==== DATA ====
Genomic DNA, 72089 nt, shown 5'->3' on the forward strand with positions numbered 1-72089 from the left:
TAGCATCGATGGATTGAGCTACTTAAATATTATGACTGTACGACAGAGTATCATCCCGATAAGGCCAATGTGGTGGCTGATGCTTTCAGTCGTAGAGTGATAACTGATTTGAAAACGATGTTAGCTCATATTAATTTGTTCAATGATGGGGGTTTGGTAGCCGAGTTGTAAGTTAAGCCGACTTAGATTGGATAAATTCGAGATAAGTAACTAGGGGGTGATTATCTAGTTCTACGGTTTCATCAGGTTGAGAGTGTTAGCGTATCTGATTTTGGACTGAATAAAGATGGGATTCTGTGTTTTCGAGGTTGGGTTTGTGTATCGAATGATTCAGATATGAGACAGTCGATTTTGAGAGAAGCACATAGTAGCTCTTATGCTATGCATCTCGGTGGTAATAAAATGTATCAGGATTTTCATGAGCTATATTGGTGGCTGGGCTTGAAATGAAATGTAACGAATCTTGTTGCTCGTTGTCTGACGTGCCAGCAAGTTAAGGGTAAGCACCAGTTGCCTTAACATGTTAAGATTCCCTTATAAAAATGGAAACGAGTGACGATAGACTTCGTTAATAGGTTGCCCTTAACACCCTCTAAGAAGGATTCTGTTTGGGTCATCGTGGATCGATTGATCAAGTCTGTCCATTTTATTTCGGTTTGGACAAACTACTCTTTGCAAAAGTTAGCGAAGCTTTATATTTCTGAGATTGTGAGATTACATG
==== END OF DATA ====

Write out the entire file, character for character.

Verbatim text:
Genomic DNA, 72089 nt, shown 5'->3' on the forward strand with positions numbered 1-72089 from the left:
TAGCATCGATGGATTGAGCTACTTAAATATTATGACTGTACGACAGAGTATCATCCCGATAAGGCCAATGTGGTGGCTGATGCTTTCAGTCGTAGAGTGATAACTGATTTGAAAACGATGTTAGCTCATATTAATTTGTTCAATGATGGGGGTTTGGTAGCCGAGTTGTAAGTTAAGCCGACTTAGATTGGATAAATTCGAGATAAGTAACTAGGGGGTGATTATCTAGTTCTACGGTTTCATCAGGTTGAGAGTGTTAGCGTATCTGATTTTGGACTGAATAAAGATGGGATTCTGTGTTTTCGAGGTTGGGTTTGTGTATCGAATGATTCAGATATGAGACAGTCGATTTTGAGAGAAGCACATAGTAGCTCTTATGCTATGCATCTCGGTGGTAATAAAATGTATCAGGATTTTCATGAGCTATATTGGTGGCTGGGCTTGAAATGAAATGTAACGAATCTTGTTGCTCGTTGTCTGACGTGCCAGCAAGTTAAGGGTAAGCACCAGTTGCCTTAACATGTTAAGATTCCCTTATAAAAATGGAAACGAGTGACGATAGACTTCGTTAATAGGTTGCCCTTAACACCCTCTAAGAAGGATTCTGTTTGGGTCATCGTGGATCGATTGATCAAGTCTGTCCATTTTATTTCGGTTTGGACAAACTACTCTTTGCAAAAGTTAGCGAAGCTTTATATTTCTGAGATTGTGAGATTACATG